Midtown Raleigh News

Mary Shannon Johnstone’s “Landfill Dogs” project helps animals at risk for euthanasia

Rose strikes a pose during her photo shoot with professional photographer Mary Shannon Johnstone, whose project 'Landfill Dogs' is being displayed at Designbox during First Friday.
Rose strikes a pose during her photo shoot with professional photographer Mary Shannon Johnstone, whose project 'Landfill Dogs' is being displayed at Designbox during First Friday. Mary Shannon Johnstone

Each week, photographer Mary Shannon Johnstone and a dog that is living at the Wake County animal shelter head to a local landfill-turned-park for a photo session.

They follow a trail that leads to one of county’s highest points, and then Johnstone gets to work, capturing portraits of each dog. Some jump and others spin, some cast their eyes to the sky and still others lie down in the grass and stare straight into the camera.

All of the dogs are at risk of being euthanized because of how long they’ve been at the shelter. Johnstone wants to change that.

By showcasing the dogs individually, she hopes someone will connect with each one and decide to bring him or her home.

“You really see their spirit and their personality,” she said. “I thought someone else would see that in them, too.”

The ongoing project is called “Landfill Dogs,” and a collection of Johnstone’s photographs will be on display at Designbox from July 5-26. The shows open this week for First Friday.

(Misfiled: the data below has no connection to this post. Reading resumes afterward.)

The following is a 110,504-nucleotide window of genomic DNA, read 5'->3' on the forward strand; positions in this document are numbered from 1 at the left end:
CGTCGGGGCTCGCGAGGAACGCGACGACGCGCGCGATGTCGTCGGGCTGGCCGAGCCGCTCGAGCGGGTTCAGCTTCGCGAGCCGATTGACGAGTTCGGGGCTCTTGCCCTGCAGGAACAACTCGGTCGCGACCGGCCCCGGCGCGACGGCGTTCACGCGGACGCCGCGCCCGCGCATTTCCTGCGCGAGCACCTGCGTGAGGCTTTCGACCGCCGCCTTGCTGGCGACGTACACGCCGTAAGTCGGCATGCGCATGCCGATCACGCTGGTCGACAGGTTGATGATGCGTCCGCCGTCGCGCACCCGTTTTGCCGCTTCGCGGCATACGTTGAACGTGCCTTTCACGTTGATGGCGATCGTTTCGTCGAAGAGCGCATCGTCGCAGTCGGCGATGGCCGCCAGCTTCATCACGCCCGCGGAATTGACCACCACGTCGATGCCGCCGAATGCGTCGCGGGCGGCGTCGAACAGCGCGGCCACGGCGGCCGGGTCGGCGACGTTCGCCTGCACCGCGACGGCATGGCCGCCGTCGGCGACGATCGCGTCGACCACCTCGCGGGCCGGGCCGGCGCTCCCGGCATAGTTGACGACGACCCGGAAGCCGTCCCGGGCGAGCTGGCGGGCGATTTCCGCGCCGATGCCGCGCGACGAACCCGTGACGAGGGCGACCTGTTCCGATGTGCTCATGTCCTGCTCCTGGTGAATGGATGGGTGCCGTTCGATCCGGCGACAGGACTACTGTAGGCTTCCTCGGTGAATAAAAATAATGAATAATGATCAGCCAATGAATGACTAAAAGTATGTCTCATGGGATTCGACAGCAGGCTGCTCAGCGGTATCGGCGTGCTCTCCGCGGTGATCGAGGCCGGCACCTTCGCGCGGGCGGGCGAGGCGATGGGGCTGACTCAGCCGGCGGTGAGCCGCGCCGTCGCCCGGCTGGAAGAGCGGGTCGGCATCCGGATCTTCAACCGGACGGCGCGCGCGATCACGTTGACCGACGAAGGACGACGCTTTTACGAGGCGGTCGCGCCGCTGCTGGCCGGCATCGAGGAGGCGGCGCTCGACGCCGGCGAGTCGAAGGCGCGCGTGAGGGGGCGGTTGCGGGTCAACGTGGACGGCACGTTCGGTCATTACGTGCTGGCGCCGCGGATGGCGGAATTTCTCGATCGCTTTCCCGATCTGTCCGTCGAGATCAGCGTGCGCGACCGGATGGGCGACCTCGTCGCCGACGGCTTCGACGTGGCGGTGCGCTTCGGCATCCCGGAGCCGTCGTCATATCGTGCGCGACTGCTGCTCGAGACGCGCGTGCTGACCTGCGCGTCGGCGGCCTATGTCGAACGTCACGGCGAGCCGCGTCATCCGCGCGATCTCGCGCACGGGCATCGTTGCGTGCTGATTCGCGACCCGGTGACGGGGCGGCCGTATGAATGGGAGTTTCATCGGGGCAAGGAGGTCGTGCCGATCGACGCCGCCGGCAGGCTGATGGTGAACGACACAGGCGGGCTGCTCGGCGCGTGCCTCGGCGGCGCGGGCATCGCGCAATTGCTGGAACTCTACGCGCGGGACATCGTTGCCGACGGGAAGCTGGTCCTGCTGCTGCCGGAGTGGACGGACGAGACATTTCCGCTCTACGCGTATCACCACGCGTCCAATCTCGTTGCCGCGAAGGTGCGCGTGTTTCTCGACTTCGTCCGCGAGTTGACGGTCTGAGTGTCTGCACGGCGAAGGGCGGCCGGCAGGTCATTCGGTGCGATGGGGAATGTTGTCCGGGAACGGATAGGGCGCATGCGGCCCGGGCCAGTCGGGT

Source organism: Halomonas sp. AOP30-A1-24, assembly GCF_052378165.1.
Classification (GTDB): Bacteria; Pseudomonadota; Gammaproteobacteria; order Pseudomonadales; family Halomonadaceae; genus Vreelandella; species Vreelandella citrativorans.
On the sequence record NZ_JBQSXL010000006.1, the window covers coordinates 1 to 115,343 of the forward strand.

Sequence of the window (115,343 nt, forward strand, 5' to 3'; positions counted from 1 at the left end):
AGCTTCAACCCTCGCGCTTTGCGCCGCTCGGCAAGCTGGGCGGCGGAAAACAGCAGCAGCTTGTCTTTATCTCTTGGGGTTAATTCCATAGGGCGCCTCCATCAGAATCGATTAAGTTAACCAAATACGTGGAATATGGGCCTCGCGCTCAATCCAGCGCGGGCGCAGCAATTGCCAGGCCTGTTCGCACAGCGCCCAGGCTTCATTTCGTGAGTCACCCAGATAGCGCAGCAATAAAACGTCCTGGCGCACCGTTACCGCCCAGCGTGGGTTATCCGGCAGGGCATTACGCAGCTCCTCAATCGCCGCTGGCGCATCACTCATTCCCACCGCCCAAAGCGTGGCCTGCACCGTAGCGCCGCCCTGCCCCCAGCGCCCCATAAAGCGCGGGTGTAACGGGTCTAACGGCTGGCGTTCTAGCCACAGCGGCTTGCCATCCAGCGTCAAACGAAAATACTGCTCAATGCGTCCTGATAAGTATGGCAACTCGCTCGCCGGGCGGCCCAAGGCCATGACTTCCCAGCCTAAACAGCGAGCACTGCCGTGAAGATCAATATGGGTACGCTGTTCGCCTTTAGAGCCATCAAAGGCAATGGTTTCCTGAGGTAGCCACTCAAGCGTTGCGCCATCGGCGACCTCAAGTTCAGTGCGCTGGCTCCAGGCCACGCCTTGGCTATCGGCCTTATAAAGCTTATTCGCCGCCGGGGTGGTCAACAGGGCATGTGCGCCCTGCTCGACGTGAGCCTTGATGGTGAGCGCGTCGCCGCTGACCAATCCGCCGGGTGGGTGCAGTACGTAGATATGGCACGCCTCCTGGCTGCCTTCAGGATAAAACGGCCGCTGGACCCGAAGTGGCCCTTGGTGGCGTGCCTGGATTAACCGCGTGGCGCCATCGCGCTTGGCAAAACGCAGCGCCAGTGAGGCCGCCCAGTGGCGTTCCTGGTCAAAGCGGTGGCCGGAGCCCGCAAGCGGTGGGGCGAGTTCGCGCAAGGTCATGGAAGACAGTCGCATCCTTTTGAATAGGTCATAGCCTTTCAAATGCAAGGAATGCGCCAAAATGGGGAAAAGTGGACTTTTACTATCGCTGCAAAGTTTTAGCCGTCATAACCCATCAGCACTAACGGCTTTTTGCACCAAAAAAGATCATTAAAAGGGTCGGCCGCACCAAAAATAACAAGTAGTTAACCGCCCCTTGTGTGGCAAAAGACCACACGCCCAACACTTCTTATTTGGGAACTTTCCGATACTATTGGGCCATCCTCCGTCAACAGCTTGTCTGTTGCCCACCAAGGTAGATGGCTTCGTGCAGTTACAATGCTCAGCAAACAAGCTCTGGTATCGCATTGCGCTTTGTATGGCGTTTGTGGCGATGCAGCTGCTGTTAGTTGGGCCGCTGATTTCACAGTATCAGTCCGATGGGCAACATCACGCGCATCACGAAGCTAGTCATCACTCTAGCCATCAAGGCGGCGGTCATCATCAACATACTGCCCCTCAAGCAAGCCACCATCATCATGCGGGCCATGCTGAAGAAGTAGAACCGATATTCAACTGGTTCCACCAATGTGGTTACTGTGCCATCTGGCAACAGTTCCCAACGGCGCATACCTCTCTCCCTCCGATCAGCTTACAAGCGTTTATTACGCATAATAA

Johnstone, a professor at Meredith College, chose the North Wake Landfill Park as the backdrop for the photographs to make clear that the garbage is where euthanized animals end up. They’re treated as just another trash stream, she said. But, at the same time, the landfill has been turned into a park – a transformation from unappealing to inviting she hopes the dogs’ lives will mirror.

“That’s a really nice, hopeful message,” she said.

Johnstone, a regular volunteer at two local shelters, began the project last fall and intends to photograph one dog each week for 18 months. She also plans to track the adoption rate for the dogs to see how much of a difference the project makes.

Of the first 38 dogs in the series, only three have been euthanized, a rate far better than what’s typical at the shelter.

Johnstone said she doesn’t think that’s the shelter’s fault.

“I in no way blame them at all,” said Johnstone, who supports stricter spay and neuter laws. “We as a society created the problem.”

Johnstone, who got her start as a photographer when she received a camera in a Happy Meal, said that the draw of photography is its ability to show the viewer a perspective they may never have considered.

“You can really bring a person into a situation,” she said.

At the First Friday opening, small versions of hundreds of Johnstone’s photographs will be available in exchange for a $5 donation to the Wake shelter.

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